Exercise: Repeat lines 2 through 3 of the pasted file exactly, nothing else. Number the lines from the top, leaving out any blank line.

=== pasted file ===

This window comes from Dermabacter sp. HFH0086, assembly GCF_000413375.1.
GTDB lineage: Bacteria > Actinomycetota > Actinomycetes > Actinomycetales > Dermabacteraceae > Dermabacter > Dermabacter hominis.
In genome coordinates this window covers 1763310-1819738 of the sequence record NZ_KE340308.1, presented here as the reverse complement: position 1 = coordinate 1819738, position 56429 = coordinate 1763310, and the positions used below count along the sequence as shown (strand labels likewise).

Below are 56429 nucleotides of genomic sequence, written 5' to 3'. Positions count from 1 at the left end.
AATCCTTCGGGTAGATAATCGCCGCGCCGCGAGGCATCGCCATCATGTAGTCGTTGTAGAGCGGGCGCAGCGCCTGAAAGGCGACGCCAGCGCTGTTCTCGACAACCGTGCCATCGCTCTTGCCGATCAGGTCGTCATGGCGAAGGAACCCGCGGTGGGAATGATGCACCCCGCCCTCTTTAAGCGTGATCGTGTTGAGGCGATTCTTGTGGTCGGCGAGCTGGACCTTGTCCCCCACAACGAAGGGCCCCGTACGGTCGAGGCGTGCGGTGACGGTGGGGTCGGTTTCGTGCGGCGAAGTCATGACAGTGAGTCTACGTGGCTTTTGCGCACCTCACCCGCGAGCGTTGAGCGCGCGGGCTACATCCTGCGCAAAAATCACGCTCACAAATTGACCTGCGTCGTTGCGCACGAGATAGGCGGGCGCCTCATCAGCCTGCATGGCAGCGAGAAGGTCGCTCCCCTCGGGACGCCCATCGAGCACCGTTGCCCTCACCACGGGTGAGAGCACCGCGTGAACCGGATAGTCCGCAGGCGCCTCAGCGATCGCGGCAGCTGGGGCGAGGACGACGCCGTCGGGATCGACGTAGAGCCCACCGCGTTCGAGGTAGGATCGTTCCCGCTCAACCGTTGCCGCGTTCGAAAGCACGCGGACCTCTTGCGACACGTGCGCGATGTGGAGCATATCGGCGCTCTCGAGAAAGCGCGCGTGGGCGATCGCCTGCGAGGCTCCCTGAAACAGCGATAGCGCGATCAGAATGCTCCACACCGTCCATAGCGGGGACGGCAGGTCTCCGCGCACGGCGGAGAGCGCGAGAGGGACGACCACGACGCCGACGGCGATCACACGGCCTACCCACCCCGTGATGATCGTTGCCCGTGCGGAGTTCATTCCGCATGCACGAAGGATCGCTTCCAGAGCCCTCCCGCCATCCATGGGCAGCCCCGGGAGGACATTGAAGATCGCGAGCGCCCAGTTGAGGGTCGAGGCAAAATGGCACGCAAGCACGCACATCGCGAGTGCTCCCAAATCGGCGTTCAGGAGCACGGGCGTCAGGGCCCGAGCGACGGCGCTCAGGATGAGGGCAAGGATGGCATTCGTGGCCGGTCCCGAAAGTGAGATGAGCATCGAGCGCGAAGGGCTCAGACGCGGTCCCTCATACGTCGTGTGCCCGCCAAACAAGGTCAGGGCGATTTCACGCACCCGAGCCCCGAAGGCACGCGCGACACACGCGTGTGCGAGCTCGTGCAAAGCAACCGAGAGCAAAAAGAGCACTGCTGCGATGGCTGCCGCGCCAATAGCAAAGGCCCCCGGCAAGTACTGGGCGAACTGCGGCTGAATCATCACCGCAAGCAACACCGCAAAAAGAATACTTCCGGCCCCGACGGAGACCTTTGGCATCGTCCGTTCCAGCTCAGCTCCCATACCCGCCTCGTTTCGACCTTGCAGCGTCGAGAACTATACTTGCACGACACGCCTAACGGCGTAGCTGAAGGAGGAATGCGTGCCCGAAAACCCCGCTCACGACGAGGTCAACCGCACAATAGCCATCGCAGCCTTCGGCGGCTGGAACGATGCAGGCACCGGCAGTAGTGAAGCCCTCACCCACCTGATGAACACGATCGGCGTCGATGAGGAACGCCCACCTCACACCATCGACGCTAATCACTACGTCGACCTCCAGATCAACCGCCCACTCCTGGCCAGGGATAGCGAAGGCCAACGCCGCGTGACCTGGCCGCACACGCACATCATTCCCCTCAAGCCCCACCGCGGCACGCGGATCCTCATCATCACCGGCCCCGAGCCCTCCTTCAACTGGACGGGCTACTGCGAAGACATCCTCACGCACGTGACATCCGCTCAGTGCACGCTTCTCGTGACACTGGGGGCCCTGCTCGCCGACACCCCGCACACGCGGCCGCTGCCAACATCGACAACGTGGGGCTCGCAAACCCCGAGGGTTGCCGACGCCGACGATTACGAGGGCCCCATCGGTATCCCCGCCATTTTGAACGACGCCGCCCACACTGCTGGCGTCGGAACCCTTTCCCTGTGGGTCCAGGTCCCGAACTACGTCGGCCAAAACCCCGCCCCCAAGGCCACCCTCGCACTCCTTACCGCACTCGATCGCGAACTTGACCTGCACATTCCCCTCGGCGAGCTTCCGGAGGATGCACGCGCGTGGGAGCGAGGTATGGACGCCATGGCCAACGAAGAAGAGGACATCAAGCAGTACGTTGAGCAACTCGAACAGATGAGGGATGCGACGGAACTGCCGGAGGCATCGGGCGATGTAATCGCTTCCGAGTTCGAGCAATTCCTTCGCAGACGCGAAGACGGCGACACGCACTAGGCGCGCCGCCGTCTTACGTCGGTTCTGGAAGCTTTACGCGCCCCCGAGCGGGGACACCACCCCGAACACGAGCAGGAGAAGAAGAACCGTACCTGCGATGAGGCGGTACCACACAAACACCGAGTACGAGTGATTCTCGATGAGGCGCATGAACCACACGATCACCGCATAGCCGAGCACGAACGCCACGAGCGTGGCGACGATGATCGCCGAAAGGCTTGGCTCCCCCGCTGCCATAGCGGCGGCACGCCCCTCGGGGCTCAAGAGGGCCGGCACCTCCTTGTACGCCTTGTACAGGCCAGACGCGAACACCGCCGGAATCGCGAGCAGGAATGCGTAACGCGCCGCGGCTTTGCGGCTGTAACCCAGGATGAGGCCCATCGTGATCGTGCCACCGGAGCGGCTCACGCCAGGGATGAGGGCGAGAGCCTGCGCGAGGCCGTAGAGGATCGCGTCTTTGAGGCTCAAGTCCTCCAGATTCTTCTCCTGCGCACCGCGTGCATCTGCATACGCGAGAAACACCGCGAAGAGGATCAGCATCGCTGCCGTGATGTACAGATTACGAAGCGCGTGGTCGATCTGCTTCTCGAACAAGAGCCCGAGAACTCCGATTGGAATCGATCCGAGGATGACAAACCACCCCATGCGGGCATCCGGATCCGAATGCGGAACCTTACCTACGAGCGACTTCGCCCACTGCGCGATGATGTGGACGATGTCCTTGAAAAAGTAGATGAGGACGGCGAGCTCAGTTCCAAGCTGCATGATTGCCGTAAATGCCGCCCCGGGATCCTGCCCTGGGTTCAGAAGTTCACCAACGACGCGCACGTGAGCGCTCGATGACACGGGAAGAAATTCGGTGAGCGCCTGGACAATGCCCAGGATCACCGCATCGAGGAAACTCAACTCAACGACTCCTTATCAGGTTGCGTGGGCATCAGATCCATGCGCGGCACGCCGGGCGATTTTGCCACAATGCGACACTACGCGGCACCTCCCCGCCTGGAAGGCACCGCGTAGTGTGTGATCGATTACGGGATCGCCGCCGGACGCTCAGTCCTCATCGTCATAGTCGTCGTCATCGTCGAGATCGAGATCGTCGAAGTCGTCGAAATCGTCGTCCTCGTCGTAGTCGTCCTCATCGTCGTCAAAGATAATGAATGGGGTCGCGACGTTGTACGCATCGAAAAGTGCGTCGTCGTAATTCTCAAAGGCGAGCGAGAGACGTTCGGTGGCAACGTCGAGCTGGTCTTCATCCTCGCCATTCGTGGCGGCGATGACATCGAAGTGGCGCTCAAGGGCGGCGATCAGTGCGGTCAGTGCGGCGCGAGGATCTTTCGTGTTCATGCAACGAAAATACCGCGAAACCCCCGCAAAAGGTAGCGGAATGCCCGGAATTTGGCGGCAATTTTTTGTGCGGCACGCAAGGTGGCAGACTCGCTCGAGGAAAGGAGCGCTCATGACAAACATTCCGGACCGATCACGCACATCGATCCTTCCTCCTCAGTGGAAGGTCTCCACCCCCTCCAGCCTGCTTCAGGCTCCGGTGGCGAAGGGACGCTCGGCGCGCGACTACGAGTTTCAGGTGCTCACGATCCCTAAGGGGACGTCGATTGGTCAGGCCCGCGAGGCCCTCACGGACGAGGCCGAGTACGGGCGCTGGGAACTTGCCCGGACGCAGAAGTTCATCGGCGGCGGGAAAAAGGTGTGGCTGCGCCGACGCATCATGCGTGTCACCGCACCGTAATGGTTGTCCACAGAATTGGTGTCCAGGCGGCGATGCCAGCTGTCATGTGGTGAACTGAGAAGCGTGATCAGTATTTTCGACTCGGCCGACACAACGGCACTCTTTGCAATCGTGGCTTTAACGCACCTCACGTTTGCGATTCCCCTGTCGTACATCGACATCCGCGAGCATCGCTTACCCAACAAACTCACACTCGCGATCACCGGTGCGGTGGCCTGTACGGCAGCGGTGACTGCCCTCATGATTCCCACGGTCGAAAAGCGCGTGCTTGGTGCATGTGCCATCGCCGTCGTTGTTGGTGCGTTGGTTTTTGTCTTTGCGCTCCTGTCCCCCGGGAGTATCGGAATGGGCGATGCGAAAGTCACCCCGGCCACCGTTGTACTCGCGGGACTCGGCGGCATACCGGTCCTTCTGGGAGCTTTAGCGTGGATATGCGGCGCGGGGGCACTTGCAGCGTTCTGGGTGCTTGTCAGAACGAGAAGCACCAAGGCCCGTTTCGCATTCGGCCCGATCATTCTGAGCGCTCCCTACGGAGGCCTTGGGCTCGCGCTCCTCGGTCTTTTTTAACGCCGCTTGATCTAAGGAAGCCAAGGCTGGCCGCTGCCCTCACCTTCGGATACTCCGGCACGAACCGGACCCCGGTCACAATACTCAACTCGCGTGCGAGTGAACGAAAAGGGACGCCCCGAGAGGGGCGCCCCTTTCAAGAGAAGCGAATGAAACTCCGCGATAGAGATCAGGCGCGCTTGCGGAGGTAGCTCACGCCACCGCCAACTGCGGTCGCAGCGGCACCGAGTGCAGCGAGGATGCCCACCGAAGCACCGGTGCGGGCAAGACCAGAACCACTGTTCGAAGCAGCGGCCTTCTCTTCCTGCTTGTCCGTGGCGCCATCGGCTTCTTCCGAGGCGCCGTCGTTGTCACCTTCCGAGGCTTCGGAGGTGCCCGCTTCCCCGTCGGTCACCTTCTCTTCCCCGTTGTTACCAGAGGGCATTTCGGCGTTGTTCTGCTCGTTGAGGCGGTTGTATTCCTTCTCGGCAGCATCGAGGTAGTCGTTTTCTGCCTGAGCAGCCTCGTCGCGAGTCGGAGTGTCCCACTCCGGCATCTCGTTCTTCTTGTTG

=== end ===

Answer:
GTDB lineage: Bacteria > Actinomycetota > Actinomycetes > Actinomycetales > Dermabacteraceae > Dermabacter > Dermabacter hominis.
In genome coordinates this window covers 1763310-1819738 of the sequence record NZ_KE340308.1, presented here as the reverse complement: position 1 = coordinate 1819738, position 56429 = coordinate 1763310, and the positions used below count along the sequence as shown (strand labels likewise).